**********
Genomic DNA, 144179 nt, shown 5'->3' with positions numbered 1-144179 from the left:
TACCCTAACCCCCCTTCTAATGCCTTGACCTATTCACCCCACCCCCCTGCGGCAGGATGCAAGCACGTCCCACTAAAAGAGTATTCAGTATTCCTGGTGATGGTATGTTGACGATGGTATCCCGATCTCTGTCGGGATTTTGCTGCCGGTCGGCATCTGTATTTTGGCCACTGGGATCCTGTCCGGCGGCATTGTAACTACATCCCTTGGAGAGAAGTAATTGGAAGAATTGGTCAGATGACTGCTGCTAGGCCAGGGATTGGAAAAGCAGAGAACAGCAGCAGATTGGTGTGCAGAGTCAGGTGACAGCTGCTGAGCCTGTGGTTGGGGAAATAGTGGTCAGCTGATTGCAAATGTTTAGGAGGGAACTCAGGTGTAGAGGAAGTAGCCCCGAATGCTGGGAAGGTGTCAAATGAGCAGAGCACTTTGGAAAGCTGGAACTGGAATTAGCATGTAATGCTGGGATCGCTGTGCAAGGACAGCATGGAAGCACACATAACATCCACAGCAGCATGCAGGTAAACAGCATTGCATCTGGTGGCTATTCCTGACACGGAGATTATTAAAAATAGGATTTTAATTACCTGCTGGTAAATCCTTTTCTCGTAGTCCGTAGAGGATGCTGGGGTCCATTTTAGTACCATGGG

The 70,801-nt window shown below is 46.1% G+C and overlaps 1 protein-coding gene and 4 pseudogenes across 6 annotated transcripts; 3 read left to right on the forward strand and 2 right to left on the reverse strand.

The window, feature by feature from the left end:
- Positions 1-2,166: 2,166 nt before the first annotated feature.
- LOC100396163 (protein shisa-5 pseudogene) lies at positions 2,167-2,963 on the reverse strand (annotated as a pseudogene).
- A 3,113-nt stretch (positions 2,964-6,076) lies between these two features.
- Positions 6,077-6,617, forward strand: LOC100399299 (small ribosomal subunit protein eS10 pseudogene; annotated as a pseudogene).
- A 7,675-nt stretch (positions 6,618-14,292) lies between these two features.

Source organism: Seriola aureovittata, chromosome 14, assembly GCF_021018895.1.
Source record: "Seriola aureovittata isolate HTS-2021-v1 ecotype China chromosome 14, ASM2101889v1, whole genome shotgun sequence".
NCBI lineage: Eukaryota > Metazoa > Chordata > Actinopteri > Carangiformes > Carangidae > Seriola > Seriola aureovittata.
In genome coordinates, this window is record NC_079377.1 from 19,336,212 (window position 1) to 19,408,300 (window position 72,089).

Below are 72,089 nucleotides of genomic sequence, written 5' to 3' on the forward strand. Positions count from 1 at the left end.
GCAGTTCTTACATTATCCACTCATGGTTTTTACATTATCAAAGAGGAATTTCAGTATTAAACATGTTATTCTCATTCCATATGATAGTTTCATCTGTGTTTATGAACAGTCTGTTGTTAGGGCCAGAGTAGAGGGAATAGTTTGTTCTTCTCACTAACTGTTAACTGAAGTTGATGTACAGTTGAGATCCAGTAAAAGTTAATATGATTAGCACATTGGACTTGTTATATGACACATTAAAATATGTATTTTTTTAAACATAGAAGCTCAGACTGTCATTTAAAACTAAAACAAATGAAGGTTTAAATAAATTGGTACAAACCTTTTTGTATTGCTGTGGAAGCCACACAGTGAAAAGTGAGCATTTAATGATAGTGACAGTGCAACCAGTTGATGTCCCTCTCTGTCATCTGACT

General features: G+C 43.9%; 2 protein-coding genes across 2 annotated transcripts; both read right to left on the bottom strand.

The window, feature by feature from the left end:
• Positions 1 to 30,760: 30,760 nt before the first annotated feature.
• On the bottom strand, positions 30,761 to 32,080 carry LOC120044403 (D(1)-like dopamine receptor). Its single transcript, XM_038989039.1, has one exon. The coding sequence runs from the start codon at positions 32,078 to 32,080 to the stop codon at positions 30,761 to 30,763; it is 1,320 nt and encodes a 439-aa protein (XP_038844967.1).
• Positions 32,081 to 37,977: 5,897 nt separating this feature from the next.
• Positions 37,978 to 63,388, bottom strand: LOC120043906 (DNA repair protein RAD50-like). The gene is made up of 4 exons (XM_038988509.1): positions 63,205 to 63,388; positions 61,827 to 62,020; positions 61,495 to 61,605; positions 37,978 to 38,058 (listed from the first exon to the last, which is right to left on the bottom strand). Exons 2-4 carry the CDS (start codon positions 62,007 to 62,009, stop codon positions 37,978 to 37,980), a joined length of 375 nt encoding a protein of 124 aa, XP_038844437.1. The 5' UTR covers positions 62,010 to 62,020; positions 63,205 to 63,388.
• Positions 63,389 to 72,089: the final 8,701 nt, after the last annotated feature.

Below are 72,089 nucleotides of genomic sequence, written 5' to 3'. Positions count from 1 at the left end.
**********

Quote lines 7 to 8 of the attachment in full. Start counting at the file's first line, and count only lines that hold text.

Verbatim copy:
- A 3,113-nt stretch (positions 2,964-6,076) lies between these two features.
- Positions 6,077-6,617, forward strand: LOC100399299 (small ribosomal subunit protein eS10 pseudogene; annotated as a pseudogene).